I am not one for quoting from advertisements, but a recent one from Leupold touting its GX series of rangefinders is worth recounting for the simple, yet compelling, way it touts the technology those products employ.
“We put the best trained American soldiers on target at 1,000 yards,” the copy reads. “And you are worried about that little 147-yard uphill approach?”
Leupold has manufactured riflescopes, binoculars and other sophisticated optics primarily for the military and big-game hunters for more than a century. But a few years ago, the Beaverton, Ore.-based company moved into golf, developing rangefinders with what officials describe as comparable devotion to quality and accuracy.
The results are a highly regarded line of products that more than 130 PGA Tour caddies currently use to map out the courses on which tournaments are being contested. Through this year’s Players Championship, Leupold loopers amassed a dozen victories on the PGA Tour. Among those winners was Charl Schwartzel’s caddie, Greg Hearmon, at the 2011 Masters. He employed a Leupold range finder in practice rounds at Augusta National as he prepared for what became his player’s first major win.
The Leupold line that is getting most of the attention is the GX, and the most intriguing offering in that series is the GX-4. Intriguing because it is a hybrid product that gives golfers (and their caddies) two types of rangefinders in one.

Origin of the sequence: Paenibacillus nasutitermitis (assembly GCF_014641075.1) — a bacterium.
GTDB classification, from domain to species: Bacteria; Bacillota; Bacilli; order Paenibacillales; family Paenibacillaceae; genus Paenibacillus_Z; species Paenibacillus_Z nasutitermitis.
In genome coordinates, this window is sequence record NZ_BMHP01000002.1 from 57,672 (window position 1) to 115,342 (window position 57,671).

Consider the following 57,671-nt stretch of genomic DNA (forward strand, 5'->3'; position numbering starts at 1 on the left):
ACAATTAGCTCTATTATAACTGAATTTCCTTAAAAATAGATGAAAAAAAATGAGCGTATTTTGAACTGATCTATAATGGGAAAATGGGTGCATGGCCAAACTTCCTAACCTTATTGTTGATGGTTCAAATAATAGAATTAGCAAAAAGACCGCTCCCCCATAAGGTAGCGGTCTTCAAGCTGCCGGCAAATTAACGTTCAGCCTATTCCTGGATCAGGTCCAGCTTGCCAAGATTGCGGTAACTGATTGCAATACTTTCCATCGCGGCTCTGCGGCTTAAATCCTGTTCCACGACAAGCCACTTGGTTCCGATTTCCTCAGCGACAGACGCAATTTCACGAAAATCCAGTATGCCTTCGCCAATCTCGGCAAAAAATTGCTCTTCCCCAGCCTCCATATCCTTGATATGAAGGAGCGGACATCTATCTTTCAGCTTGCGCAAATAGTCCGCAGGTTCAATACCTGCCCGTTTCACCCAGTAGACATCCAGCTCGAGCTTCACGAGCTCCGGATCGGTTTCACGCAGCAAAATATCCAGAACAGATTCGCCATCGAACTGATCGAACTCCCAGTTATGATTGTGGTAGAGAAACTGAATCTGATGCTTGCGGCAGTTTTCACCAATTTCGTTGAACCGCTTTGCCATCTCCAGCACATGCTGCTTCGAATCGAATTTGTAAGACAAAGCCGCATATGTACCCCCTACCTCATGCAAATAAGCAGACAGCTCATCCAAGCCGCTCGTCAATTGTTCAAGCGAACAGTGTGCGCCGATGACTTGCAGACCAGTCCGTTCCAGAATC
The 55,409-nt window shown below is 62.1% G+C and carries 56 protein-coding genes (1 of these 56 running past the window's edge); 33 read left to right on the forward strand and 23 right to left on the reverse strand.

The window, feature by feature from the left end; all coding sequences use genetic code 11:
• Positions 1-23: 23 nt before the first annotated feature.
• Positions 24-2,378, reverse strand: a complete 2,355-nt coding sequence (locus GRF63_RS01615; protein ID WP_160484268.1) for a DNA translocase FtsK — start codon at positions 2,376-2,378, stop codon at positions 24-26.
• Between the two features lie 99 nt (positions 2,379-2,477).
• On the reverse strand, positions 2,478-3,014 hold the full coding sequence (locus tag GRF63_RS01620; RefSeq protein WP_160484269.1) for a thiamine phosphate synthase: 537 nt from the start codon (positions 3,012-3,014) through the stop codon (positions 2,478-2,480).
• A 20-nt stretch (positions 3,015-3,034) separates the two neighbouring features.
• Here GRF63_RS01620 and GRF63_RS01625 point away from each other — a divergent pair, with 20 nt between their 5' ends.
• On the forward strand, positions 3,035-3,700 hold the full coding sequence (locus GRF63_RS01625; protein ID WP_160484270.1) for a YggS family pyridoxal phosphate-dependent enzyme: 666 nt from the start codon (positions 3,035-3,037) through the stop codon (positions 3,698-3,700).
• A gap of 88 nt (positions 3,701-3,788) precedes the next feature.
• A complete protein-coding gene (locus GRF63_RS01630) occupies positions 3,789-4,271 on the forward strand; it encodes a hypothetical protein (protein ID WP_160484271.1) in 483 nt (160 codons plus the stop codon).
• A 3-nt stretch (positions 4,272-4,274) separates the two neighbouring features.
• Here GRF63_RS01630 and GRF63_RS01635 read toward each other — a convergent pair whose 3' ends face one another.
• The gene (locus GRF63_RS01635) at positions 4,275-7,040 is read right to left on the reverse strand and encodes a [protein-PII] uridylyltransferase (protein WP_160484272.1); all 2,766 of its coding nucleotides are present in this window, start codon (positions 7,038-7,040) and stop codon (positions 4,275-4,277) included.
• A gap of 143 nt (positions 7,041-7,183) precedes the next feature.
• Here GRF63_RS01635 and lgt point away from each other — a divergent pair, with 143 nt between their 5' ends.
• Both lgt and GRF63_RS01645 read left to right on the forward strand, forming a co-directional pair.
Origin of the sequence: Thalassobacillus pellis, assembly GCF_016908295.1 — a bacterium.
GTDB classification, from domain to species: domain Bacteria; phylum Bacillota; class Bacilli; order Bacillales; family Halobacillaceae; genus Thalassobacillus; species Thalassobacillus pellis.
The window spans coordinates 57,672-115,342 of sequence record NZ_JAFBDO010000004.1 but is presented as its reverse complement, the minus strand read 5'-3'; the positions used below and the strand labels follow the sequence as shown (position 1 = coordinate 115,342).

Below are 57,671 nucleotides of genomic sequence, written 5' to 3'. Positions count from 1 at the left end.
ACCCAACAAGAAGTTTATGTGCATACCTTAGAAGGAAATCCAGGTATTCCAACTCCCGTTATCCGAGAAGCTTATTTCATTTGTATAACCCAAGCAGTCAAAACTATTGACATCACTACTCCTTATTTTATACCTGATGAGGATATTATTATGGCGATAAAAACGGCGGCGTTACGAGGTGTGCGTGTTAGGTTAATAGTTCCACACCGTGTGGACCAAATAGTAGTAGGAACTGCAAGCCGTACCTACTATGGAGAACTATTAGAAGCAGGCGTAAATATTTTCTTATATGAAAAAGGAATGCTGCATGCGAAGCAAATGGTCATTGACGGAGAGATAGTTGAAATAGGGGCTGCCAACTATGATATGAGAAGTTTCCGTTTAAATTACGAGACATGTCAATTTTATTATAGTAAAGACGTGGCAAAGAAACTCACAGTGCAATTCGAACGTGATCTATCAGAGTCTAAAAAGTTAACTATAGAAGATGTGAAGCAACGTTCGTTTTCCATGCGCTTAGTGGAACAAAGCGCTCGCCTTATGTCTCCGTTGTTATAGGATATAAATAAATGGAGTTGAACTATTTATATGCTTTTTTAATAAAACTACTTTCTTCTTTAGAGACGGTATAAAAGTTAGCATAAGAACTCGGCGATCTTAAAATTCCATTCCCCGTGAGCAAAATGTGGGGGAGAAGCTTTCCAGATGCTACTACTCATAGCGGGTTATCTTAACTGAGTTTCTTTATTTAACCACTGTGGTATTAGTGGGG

Like its series mate, the GX-3, the GX-4 is a line-of-sight device that utilizes precision glass and cutting-edge coating technology as well as an easy-to-read OLED display to give distances that boast an error rate of less than one percent.
But the GX-4 morphs into an even greater diviner when a golfer snaps a Smart Key onto the faceplate. That enables the aluminum-bodied device to calculate data on slope, altitude and temperature for an even more detailed reading of “actual” distance, either in yards or meters, thanks to the use of sophisticated, algorithmic software called TGR (True Golf Range).
The GX-4 also includes a feature called Club Selector that automatically recommends the appropriate club for each shot (after a golfer has inputted data on his or her usual distances).
Alas, the Smart Key makes the GX-4 illegal for tournament play under the current Rules of Golf. But Leupold has given the component a bright yellow cover that quite obviously indicates when it is in use, in hopes of getting that restriction changed down the road. Until then, the GX-4 is fine for operation in practice rounds, which is how the Tour caddies use it. And there are no issues with putting the GX-3 into play when the competitions have begun.